Suicide. Not really any other word to say it.

This is a roaming post, with possible follow ups as there are so many elements I am attempting to understand, they cannot all be addressed coherently at once, my apologies for that. This post concerns topics that may be triggers and disturbing, please contact your local support numbers if you are in need of assistance, seriously, do so. I don’t know what those contact numbers might be for you but please use the internet to find one and take any steps you need to start a process of communication – talk to someone. There is always a someone even if you have to be assertive and blunt to get them to listen to you. We misunderstand each other all the time, it is okay to be rude to be heard when it is really important, even if you don’t really have the words to explain, just say, even if it’s your Mother tell them: ‘Please, this is important, can you hold your own thoughts and opinions for just one moment to give me the time I need to express myself.’ Whomever it is, they will forgive you. If you wish to message me, I will reply. 

There is an elephant in the room. ‘Thirteen Reasons Why’ is the closest the elephant has been named in a good long while. I am late to the party in regard to the programme but late is better than never. We don’t talk about suicide, teenage or young adult suicide in particular, because research tells us the butterfly effect will implement and we will encounter a hurricane of like response. I think that is bullshit. In all the involvements in my life experience I have never encountered a multiple response. I do know that in our small town (50k folk) there were 4 recent deaths by suicide in one weekend that were not found to be related in anyway, that for a small town is a horrifying number, even more scary when you look at the age of these four boys, they all identified as males and were all teenagers. If we don’t arm our young people with appropriate weaponry (information) then how can they arm themselves appropriately (holistically)? It’s not an easy discussion with an easy answer, yet, how can we not discuss it? The programme is set in the US, the problems are no less identifiable to someone from NZ therefore likely relatable in many first world countries. It is hard to discuss anything in absolutes, that is where science comes in and, at times where science gets in the way. I am going to share my experiences, season this with research and go from there.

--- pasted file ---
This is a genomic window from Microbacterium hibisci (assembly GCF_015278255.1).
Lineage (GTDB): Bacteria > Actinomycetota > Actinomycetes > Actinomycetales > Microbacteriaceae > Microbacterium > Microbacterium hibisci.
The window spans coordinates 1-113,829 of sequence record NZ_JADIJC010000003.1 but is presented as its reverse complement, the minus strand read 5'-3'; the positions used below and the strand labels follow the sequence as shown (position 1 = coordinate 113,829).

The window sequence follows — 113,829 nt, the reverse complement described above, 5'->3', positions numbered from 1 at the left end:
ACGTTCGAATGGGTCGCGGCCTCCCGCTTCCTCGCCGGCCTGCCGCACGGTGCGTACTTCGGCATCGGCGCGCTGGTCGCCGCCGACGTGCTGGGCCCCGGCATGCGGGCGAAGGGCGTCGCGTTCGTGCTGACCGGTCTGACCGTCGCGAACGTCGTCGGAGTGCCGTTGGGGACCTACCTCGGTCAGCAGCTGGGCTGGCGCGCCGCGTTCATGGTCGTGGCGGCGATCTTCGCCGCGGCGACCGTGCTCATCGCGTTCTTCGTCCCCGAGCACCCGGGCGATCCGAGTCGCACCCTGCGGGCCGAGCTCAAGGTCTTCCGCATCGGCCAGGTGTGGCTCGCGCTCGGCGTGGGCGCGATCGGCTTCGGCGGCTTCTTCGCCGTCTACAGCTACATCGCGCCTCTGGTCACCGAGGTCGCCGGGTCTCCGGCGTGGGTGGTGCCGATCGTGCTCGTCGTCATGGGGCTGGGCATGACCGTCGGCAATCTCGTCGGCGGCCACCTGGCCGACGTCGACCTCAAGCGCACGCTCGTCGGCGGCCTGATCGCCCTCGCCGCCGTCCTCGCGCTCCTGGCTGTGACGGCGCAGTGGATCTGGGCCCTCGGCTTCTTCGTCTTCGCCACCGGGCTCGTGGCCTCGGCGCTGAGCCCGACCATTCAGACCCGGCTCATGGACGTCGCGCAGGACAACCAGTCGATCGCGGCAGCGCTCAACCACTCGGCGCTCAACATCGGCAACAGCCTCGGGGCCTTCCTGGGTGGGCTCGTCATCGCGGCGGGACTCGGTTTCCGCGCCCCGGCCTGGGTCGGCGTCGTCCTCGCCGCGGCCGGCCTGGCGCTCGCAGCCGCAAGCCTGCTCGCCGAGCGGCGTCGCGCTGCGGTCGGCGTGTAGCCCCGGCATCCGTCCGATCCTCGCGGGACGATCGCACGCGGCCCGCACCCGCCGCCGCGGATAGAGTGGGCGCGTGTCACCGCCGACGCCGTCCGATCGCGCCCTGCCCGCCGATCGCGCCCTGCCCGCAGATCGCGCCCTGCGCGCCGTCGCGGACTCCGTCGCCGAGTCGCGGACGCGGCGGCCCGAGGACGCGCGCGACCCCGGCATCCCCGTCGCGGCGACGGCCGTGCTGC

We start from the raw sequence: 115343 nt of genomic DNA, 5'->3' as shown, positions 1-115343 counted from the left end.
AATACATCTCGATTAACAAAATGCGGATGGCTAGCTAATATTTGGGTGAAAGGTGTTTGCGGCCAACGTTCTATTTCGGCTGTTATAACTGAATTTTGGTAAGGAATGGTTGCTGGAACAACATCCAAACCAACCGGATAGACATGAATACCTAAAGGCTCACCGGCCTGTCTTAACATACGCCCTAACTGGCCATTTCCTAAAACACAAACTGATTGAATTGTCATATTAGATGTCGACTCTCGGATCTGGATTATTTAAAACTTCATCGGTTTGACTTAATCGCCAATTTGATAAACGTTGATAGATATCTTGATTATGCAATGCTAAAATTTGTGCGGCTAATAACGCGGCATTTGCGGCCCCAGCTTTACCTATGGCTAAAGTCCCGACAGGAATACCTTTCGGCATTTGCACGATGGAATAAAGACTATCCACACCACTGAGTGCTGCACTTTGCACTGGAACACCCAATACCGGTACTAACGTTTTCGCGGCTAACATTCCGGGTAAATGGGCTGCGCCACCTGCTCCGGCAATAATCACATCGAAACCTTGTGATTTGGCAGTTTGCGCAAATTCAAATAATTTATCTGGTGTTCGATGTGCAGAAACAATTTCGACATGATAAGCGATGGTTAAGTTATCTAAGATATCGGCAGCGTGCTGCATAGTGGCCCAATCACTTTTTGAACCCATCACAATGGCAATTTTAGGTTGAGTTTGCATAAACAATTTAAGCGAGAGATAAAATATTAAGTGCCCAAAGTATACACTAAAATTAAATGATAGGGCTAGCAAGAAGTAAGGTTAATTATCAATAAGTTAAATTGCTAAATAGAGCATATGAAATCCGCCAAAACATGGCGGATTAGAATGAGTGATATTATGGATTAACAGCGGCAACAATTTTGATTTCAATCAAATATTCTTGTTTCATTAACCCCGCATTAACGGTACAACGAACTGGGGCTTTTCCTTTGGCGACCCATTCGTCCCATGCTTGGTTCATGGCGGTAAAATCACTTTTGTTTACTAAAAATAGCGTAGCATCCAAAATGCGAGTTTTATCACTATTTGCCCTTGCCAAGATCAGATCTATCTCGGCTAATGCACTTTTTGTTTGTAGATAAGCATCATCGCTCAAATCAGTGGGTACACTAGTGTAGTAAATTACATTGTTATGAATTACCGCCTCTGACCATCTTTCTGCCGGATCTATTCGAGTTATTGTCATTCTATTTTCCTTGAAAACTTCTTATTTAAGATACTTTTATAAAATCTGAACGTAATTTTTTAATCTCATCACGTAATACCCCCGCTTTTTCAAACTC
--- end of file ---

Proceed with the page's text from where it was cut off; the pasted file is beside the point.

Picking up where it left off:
There is a huge anomaly with research that I want to point out, this is something that disgusted me when I first discovered it and it still does, with empirical (observation based research) data there are certain readings that are called outliers that are ‘removed’ ostensibly to maintain the integrity of the research. These are those that are outside the ‘bulk’ of the research and considered those unique individuals that ‘corrupt the data’. In the United States currently all data relating to Native Americans is considered  ‘outlier’ data in the general population. In relation to suicide, Native Americans have the highest, most violent and most successful suicide rates all of all Americans yet these statistics are not included or well represented in the national standard, so not to skew the statistics. It is unbelievable that science, that research purported to be seeking truth, would distort information to better serve the median of a population. Unfortunately, this is the general first world scientific approach to any question, including the uncomfortable questions and the research attached to these questions. My point is, whatever research is presented in any news article, ask yourself the question, for whom does the research serve and whom are not or are misrepresented here (as outlier)? As a general rule, scientific studies should provide any outlier data that has been removed somewhere in their findings section or appendices but this is not likely to be included in more general articles relaying evidence from those studies.

If you are still with me, you are more patient than most. Where do I start with my personal story? Do I begin with my nephew and the most beautiful smile of satisfaction I saw in him not knowing after-the-fact that the satisfaction derived from his intended end of life; or my sons young classmate that we both knew for so many years who was gone out of the blue with no explanation… suicide and unintended/accidental death take us by utter surprise. I have found, in regard to reaction for the bereaved, it is hard to differentiate between suicide and accidental death. Shock, rather obviously, is not unusual, I think reaction to sudden death is no different if accidental or self-inflicted until one discovers the truth in relation to cause of death, both are simply horrifying. In the case of both, understanding the truth of the situation is no less important. In the case of suicide I believe it is all the more horrifying in that you search for what you should have done to stop the event… accidental death hits just as hard, there will always be the two hardest words in the English language, the ‘if only’s’, there is probably nothing except the conscience in your head that can give you some peace of mind. Ultimately the difference between accidental/sudden death and suicide, is intention. All sudden deaths are appalling, yet suicide is meditated and therefore intentional, for those left behind, in grief, there will always be a question of guilt, a question of what should I have done, what didn’t I do… one of the highest suicide rates in the world is in my country. The majority of those suicides are young men although there are plenty of females too. I would like to see that change.